A volunteer type or graphic designer is needed to help develop a font for a rare script of Kieta district in the Autonomous Region of Bougainville.
Few details about Otomaung alphabet—its history, vitality and the extent of its manuscript corpus—are known to outsiders.
To the best of my knowledge Otomaung was developed and promoted by a cultural movement of Kieta district during the Bougainville Crisis of 1988-1998, and is used for representing the Naasioi language. The existence of the script was reported to me by a Bougainvillean linguist in 2010 who remembers seeing it used during this time. She had witnessed it being taught in some schools and saw it displayed on T-shirts but she could not recall the location.
The below summary represents the key information I have been able to gather about this system from other Bougainvilleans and visiting researchers between 2010 and 2014. (I have only included names of sources if they are public figures. Since leaders of the movement have, via intermediaries, expressed a desire for their script and literacy program to be publicly promoted I have left their names unchanged in hopes that others will be able to discover connections to them.)
According to a personal communication from James Tanis, the former president of Bougainville, the script was used by members of a cultural movement during the blockade (1990-1998) as a means of recording stories, music and dances. The script became part of the school curriculum in Kieta district up until third grade. During this time the Bougainville Revolutionary Army (BRA) denounced the movement as a cult and began persecuting them, prompting Tanis to intervene on their behalf. Members of this group performed a dance at the signing of the Bougainville Peace Agreement in Arawa on 30 August 2001.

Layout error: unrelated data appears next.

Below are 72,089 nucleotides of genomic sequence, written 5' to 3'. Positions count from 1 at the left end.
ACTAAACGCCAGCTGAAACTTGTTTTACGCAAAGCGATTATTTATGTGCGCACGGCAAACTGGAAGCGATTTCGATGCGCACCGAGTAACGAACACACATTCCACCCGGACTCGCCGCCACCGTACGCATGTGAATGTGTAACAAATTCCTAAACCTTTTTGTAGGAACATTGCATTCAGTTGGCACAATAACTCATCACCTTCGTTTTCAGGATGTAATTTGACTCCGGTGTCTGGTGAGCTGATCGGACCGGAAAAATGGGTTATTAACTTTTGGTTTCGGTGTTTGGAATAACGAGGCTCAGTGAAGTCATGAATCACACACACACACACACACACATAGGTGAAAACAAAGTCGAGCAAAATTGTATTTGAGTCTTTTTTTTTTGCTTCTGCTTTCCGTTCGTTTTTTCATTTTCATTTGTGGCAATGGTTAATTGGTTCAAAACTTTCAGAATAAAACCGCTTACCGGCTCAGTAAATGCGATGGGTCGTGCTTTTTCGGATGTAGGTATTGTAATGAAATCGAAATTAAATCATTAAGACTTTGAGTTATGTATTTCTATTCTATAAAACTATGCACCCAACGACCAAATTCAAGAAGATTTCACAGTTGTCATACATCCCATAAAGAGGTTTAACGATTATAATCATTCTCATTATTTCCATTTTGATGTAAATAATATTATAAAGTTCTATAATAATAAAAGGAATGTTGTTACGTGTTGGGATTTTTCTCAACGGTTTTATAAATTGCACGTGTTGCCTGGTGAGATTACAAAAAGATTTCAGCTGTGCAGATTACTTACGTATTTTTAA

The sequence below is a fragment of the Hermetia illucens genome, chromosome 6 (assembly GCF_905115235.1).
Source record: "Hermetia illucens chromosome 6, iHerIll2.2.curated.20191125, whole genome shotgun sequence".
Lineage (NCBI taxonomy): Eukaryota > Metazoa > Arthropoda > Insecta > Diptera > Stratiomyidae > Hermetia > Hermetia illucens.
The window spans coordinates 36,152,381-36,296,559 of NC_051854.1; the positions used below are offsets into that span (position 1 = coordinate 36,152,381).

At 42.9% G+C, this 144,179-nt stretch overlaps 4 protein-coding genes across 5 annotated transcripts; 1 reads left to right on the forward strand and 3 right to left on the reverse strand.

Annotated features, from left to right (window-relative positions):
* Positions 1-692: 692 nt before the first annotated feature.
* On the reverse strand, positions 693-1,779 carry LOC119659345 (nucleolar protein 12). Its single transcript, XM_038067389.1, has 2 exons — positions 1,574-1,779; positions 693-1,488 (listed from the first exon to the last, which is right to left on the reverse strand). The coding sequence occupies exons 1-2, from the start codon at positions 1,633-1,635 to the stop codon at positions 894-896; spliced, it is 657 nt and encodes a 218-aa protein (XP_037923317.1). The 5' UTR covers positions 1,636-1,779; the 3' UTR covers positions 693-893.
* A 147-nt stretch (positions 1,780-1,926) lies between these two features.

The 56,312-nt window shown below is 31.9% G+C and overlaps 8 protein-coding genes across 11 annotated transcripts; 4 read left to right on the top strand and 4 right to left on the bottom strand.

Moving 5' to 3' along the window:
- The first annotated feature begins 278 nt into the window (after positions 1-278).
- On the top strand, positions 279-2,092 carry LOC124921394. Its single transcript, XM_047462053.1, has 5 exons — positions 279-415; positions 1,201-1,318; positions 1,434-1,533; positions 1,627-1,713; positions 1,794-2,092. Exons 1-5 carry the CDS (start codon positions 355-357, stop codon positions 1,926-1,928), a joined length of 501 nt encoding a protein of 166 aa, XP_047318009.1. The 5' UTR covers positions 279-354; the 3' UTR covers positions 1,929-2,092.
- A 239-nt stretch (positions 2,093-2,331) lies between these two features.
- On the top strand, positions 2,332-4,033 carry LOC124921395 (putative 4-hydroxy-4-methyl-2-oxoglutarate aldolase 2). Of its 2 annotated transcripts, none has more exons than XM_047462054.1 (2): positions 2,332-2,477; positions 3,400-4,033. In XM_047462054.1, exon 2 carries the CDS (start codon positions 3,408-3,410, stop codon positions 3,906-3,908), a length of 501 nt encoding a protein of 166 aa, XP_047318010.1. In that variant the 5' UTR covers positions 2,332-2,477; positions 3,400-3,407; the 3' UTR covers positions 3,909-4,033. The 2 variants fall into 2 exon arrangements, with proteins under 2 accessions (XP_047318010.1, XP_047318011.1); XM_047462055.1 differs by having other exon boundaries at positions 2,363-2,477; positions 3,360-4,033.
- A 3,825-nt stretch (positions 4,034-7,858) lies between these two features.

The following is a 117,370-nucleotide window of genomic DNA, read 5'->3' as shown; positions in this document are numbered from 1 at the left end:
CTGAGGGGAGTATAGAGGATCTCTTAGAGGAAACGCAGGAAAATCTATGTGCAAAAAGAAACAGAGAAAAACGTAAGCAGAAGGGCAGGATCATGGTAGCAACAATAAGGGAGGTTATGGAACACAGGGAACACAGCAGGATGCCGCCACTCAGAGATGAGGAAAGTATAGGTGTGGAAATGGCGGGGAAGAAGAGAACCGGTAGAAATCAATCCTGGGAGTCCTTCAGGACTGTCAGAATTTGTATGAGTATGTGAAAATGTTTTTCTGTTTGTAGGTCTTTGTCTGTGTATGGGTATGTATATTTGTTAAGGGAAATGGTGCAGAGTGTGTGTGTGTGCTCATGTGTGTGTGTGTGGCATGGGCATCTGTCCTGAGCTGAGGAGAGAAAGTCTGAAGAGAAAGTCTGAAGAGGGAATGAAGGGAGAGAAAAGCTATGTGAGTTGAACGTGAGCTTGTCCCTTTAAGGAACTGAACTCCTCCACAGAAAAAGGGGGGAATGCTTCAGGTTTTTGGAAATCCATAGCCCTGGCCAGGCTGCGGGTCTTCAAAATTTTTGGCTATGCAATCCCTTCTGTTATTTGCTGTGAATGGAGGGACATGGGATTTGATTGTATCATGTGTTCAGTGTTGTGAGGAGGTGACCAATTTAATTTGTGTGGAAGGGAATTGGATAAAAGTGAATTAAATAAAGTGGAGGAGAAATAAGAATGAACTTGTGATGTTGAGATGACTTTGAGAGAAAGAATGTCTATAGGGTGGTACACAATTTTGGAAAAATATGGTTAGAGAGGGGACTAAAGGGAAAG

Tanis believes that the schools that use this script have been under financial pressure and may have had to close. Another source believes the founder of the movement is Peter Karatapi, from Siang village in the south Naasioi area. A linguist long familiar with the Naasioi language and community, located the script on the Siaang river and passed on the contents of text message correspondence with script advocate Steven Tamiung. The correspondence began on 8 August 2012. Annotations in square brackets were added by the linguist and ellipses indicate redacted names:
Mi manki Bougenvil, na mipela adoptim owned Currency (moro, tero [?]), owned Lunar Calender, owned Alphabet, ABC, and activate, Nasioi Literature. Em wanpla gutpla nius blo Bougenvil. Bai mi emailim yu yet. Thankyu. Wanem taim mi free bai mi email.Translation: I am a young man of Bougainville, where we have adopted our own currency, lunar calendar, alphabet and (active?) literature. It is a good story from Bougainville. I will email it to just you. Thank you. When I am free I will email you the story.
A subsequent message from Tamiung read:
Mi bin attenim Rigu High, na papa blo mi em wanpla culture man wantaim Damien Dameng [a prominent leader of a group isolationist people who mainly lived back in the mountains and disdained European influence], na mi comparim tupla samtin Bible blo whiteman na Bible blo blackman, na kamap wantaim gutpla conclusion pinis, conclusion blo servim man lo displa world today. Tampara.” [Basically he seems to be saying that he considers himself to be a multiculturalist.]
Translation: I went to Rigu High School and my father is a knowledgeable man on culture, alongside Damien Dameng. I have compared the white bible and the black bible and have concluded some good things – things that would help today’s man. Tampara.